The Correspondence of Anthonie van Leeuwenhoek

Primary Contributors:

ePistolarium, CKCC project, Huygens ING, The Hague

Anthonie van Leeuwenhoek, by Jan Verkolje. 1680–6. Oil on canvas, 56 by 47.5cm. (Rijksmuseum, Amsterdam).

Anthonie van Leeuwenhoek (1632–1723)

This Dutch microbiologist, who is known primarily for his work on the microscope, was born in Delft. His father died when he was five and, after a brief education, van Leeuwenhoek was apprenticed to a draper in Amsterdam. He returned to Delft in 1654, where he set up his own business. It was here that he began his work on lens-making. Following an introduction from Reinier de Graaf to The Royal Society in London, Leeuwenhoek corresponded on his findings, in Dutch, for translation and publication in English in the Philosophical Transactions. He was elected as a Fellow of the Royal Society in 1680.

Partners and Additional Contributors

The Circulation of Knowledge project [CKCC] was established in 2008 as a partnership between the Descartes Centre at the University of Utrecht, the Koninklijke Bibliotheek (National Library of the Netherlands), the Huygens Institute for the History of the Netherlands (Huygens ING), the Data Archiving and Networked Services (DANS), and the University of Amsterdam (UvA). The project began by digitizing the metadata and curating existing full-text transcriptions of c.20,000 letters to or from nine prominent intellectuals resident in the seventeenth-century Dutch Republic. In 2013, this material was published as open access in a sophisticated web application — the ePistolarium — which provides scholars with multiple means of exploring and analysing both metadata and full texts across all nine correspondences. As well as conducting full-text searches, mapping and graphing the metadata, and extracting people mentioned, the ePistolarium is capable of interrogating the entire corpus to analyse and visualize co-citation networks, and produces the results of keyword extraction and experimental topic-modelling.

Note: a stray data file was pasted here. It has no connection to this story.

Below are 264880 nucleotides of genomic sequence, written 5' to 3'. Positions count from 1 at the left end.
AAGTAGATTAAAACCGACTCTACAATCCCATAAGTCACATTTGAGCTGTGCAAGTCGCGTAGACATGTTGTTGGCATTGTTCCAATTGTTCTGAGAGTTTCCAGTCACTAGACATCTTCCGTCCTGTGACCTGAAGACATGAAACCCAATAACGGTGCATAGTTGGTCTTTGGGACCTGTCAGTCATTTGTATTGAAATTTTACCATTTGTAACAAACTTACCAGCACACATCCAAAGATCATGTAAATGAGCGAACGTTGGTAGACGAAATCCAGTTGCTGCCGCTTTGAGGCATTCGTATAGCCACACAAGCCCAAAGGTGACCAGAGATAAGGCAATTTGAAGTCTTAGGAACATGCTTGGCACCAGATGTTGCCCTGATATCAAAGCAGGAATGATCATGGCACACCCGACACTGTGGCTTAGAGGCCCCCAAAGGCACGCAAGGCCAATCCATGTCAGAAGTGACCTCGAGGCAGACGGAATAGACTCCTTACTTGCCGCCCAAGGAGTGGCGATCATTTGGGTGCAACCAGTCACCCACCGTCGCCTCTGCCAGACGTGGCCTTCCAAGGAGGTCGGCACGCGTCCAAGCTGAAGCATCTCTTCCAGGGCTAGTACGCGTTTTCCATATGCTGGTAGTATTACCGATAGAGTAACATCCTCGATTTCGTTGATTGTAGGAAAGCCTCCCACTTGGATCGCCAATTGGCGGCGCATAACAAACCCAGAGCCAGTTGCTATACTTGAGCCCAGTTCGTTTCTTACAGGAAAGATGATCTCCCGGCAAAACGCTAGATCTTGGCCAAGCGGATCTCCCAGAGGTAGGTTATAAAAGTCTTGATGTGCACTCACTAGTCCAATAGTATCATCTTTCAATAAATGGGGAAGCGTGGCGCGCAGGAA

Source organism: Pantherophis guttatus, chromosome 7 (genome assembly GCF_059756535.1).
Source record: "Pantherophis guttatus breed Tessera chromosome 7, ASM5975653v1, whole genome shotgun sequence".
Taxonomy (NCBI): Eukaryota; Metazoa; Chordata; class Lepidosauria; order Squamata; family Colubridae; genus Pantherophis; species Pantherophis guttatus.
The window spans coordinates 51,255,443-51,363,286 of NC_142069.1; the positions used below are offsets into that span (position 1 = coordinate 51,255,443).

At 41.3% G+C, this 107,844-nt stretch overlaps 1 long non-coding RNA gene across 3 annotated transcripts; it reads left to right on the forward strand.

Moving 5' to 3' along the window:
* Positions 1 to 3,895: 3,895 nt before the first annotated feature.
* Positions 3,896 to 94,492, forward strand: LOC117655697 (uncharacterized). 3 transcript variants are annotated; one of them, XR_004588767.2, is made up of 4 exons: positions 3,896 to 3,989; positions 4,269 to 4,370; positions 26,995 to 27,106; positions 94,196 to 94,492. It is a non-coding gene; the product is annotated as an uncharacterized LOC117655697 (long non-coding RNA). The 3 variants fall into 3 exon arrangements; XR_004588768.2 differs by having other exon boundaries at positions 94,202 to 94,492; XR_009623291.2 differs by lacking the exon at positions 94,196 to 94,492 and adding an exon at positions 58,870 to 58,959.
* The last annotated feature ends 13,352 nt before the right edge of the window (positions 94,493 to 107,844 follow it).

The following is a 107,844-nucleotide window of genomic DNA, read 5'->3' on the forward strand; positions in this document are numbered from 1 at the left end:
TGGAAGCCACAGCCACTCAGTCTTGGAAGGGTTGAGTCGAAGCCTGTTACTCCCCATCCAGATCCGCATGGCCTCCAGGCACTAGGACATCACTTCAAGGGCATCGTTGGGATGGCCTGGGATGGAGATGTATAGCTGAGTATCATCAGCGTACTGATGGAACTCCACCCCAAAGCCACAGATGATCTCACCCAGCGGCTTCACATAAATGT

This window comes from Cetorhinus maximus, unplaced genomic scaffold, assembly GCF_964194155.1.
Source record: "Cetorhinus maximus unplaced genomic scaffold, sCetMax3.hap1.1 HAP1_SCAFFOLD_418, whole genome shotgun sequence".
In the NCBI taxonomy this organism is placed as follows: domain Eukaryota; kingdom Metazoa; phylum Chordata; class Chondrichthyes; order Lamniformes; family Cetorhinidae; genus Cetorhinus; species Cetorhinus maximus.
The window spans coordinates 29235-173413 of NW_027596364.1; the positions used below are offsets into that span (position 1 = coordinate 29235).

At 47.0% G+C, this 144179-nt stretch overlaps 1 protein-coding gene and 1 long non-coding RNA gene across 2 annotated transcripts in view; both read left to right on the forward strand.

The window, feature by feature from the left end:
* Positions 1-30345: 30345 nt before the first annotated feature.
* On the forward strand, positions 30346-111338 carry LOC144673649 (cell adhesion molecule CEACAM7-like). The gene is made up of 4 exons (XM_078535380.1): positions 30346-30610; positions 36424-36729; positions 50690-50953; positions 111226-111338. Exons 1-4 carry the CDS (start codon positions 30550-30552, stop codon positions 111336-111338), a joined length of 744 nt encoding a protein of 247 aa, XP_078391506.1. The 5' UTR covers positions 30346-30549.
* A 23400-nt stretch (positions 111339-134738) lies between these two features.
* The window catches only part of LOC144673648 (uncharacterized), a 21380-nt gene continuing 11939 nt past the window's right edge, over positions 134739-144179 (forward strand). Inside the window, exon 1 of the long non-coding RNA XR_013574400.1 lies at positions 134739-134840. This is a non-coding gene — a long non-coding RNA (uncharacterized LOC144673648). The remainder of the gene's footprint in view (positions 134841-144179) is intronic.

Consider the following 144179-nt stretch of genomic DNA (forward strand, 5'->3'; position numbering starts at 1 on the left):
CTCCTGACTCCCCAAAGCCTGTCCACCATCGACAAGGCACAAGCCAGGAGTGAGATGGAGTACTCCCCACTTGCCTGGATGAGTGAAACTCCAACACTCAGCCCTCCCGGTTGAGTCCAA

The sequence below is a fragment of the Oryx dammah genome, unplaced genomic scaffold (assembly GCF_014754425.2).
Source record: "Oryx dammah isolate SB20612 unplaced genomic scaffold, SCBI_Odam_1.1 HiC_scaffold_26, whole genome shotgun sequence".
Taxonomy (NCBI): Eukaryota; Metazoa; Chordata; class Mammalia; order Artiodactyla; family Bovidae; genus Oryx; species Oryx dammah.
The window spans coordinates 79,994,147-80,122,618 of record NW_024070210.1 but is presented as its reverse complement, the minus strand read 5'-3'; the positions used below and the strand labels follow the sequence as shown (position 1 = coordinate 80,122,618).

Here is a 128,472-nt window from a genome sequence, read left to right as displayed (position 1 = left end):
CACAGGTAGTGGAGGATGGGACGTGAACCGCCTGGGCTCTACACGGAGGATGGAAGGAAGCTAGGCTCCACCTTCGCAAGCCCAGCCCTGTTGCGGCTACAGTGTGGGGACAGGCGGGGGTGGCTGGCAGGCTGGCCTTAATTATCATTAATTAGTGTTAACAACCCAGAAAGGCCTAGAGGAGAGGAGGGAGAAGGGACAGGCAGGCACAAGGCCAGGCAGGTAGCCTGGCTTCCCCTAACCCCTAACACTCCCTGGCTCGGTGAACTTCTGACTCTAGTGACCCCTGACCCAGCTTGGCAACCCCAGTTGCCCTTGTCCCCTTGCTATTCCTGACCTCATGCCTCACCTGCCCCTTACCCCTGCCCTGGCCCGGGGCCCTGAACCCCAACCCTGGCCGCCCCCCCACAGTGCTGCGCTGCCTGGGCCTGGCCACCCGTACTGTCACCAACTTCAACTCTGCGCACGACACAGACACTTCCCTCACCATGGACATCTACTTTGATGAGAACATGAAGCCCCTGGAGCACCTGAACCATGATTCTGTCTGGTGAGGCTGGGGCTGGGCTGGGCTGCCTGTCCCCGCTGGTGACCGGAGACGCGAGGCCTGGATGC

CKCC’s 20,020 records represent the largest single dataset contributed to EMLO during the second phase of Cultures of Knowledge.  The re-publication of these records within EMLO marks the inauguration of the rolling incorporation of major new catalogues which will continue into 2015 and beyond.  As well as integrating CKCC’s metadata into an expansive union catalogue, EMLO’s records link back to the original letter texts published within the ePistolarium.

The metadata and transcripts for Antoni van Leeuwenhoek’s correspondence were supplied to the ePistolarium by Huygens ING and Utrecht University under the supervision of Lodewijk Palm. EMLO would like to thank Walter Ravenek for his careful preparation of CKCC metadata, Miranda Lewis for her work on the people and place records associated with the correspondence, and Philip Beeley for his help with the preparation of this introductory text.

Key Bibliographic Source(s)

The metadata and texts for the 282 transcriptions published in the ePistolarium were taken from Alle de brieven van Antoni van Leeuwenhoek, ed. L.C. Palm (Amsterdam, 1939–).


Van Leeuwenhoek did not publish his findings and as a result his letters are the main source of information regarding his work. Metadata for the letters, which range from 1673 to 1707, are published in EMLO and each record links to the transcription in the ePistolarium. Written largely in Dutch (92.3%), with a small number in Latin, many of the letters were translated into English and published in the Philosophical Transactions of the Royal Society of London.

It should be noted in the dating of this correspondence that the Gregorian calendar has been used throughout.

Further resources


Alle de brieven van Antoni van Leeuwenhoek, ed. L.C. Palm, 12 vols (Amsterdam, 1939–).

Palm, L.C.,  ‘Leeuwenhoek, Antoni van (1632–1723)’, in Encyclopedia of the Scientific Revolution. From Copernicus to Newton (2000).

A critical edition of Van Leeuwenhoek’s letters, with a modern translation in English, is in preparation.

For a full bibliography, see the Digitale Bibliotheek voor de Nederlandse letteren.

Other resources

A replica of Leeuwenhoek’s microscope may be seen at the Science Museum, London.

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